Written By: Chris Proctor
Published: March 13, 2018 Last modified: March 13, 2018

Do you think there’s such a thing as a good Russian? One or two, I suppose, but only ones on the brink of expiring or actually in a coffin. Generally speaking, they have to be dead.

When Alexander Litvinenko was fit and healthy, he was a nasty piece of work. As an operative in both the KGB and its successor, the FSB, he was by definition an unscrupulous spy, a seedy Ruskie snooper. He was puppet of an alien state and a palpable liar.

Then one day he stood up in a west London bar and told a roomful of journalists that he believed Putin had ordered the death of journalist Anna Politkovskaya.

At this point a miraculous transformation came over him. He became a noble character, a credible and respectable gentleman whose word was his (James) bond. Previous misconceptions were swept aside and he was established as a trustworthy and reliable source of information. He was a brave hero.

But this was only the start. When he was murdered, his stock rose like a North Korean missile. He was declared a candidate for sainthood whose record on speaking the truth rivalled George Washington. The Telegraph went into mourning at his demise and the Daily Mail put him on their Christmas card list with the address ‘heaven’.

I’m not claiming that he wasn’t murdered by the Russian state or its sympathisers. I’m just pointing out how quickly we all accepted that his death had been personally ordered by Putin.

Then there was the case of the Russian banker German Gorbuntsov who was shot as he stepped out of a taxi in East London. Bankers aren’t generally speaking popular figures owing to their tendency to bankrupt investors, destroy economies and line their pockets. But he moved into the ‘thoroughly decent bloke’ category on the basis that the attack took place on Vladimir Putin’s birthday. The evidence was conclusive: Putin must have ordered it. It’s the sort of thing any Russian President does to celebrate his birthday. It’s what Russians are like.

Shortly afterwards his status was raised to ‘paragon of exemplary behaviour’. This was achieved by his announcing that he believed his former business partners were behind the attack. Very quickly his status was elevated to ‘diamond geezer’ when he said these ‘business partners’ were friendly with Mr Putin. This made the case crystal clear. It was Putin what done it.

More recently we’ve seen the poisoning of Sergei Skripal. Within moments of the collapse of this unfortunate man, Putin was declared responsible for the attack. All the evidence pointed to this conclusion. That is, Skripal had been a Russian double agent. Putin is Russian. Therefore he did it. Putin was guilty the moment a Sun journalist was put on the job.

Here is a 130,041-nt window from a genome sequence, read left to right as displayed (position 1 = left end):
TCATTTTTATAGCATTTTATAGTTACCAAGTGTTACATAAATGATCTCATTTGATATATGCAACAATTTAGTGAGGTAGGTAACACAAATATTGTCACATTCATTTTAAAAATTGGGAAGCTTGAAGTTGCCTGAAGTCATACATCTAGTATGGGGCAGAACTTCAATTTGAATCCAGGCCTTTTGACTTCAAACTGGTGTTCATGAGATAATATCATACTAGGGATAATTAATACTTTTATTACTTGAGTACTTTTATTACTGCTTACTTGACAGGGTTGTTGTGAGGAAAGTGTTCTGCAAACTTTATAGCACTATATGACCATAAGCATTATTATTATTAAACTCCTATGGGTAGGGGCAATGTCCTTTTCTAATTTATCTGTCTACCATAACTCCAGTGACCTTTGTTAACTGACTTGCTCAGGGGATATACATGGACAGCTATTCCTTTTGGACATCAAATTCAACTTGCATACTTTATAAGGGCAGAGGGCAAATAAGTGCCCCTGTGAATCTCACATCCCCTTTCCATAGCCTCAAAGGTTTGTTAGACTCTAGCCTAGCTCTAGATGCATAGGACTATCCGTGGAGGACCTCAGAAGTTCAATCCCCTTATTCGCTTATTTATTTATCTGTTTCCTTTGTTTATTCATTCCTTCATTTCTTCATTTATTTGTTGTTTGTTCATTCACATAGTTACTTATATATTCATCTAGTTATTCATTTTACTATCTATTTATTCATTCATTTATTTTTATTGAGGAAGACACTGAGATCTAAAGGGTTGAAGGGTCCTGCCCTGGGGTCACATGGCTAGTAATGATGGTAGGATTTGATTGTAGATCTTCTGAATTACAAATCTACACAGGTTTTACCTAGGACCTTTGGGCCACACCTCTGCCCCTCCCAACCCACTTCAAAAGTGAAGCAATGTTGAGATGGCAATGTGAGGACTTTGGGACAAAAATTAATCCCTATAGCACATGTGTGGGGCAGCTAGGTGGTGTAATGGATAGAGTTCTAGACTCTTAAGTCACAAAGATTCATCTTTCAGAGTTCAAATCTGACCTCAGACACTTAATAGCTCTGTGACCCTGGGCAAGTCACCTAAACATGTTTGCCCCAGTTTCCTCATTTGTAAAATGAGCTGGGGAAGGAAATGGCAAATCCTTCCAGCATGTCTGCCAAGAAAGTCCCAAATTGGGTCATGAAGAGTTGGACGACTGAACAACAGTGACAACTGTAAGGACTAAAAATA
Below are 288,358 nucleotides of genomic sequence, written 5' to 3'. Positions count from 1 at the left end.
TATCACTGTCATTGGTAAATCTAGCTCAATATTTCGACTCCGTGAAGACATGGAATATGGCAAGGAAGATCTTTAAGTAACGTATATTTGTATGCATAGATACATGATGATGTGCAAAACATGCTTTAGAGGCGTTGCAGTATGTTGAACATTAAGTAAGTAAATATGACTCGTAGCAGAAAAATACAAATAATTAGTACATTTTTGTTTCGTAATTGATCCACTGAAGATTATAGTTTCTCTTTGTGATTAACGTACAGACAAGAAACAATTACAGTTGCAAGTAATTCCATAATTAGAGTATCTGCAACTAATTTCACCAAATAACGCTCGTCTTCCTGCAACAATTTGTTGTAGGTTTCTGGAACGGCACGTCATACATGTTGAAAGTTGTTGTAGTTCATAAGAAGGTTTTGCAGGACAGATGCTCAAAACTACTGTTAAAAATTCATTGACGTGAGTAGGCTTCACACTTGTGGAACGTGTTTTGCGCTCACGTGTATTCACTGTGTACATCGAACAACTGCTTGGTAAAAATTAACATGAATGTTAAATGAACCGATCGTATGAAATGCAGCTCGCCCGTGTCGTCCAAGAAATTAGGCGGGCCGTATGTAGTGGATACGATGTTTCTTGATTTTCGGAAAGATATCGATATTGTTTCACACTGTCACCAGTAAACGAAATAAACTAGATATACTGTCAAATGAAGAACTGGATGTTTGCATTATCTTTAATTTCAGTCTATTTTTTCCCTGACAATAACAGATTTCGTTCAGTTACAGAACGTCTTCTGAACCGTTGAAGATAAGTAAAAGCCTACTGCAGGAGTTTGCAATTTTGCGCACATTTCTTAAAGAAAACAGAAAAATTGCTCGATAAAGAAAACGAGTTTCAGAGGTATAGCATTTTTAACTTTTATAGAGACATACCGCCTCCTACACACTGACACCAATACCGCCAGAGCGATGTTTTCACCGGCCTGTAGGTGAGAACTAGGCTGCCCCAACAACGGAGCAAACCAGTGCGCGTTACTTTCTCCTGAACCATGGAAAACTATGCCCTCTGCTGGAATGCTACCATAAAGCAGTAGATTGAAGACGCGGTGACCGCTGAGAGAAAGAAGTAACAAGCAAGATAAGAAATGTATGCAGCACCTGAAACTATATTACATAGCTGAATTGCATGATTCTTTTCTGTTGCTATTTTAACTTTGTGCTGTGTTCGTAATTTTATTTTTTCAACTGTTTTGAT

I’m not saying Putin is innocent. That would be a tricky argument to maintain. But he certainly hasn’t been proven guilty. And what is worrying is the general acceptance that Russians as a whole are a pretty brutal crew. They are not like us; they are hard and cruel.

The attempted murder of Sergei Skripal has hogged the front pages of the media and the speeches of opportunistic politicians for weeks; and from the start we knew the guilty party: the Russian people personified by Putin. They are by nature intolerant and vicious. Its enemies are therefore angelic.

Since the assassination attempt the traitor Sergei, who sold his county’s secrets to MI6 for profit, has become a lovable family man who only wanted to live a life of peace in our green and pleasant land. (Incidentally, he didn’t, according to our media, ‘sell’ our spooks secrets. He ‘passed’ them on. How he got rich is unexplained).

Russia denied any involvement, but that only really proves that they are liars as well as gangsters. The denial was given scant coverage, because you can’t trust a Ruskie and anyway we were too busy backing Boris’ call for ‘robust’ responses for their crimes.

The deluge of media condemnation was alarming. You’d think the Russians stood accused of murdering thousands of civilians, like we did in Iraq and Afghanistan. One accusation of attempted murder dominated headlines for weeks on end. And why?

Because we are anti-Russian. And because we are being led by the nose into a dangerous and frightening hatred of that country.

Our leader, the virtuous May, declared that the poisoning was an attack on the British Empire and issued threats of Churchillian nature. The poisoning of a former Russian spy by the Russian state, she said, was an ‘unlawful use of force by the Russian state against the UK’.

That is nonsense and we all know it. And if we weren’t desperately prejudiced against Russia, we’d say so. But we don’t because, to our shame, we are unrepentant Russophobes; and the Cold War is only in the earliest stage of thaw.

About Chris Proctor

Chris Proctor is a Tribune columnist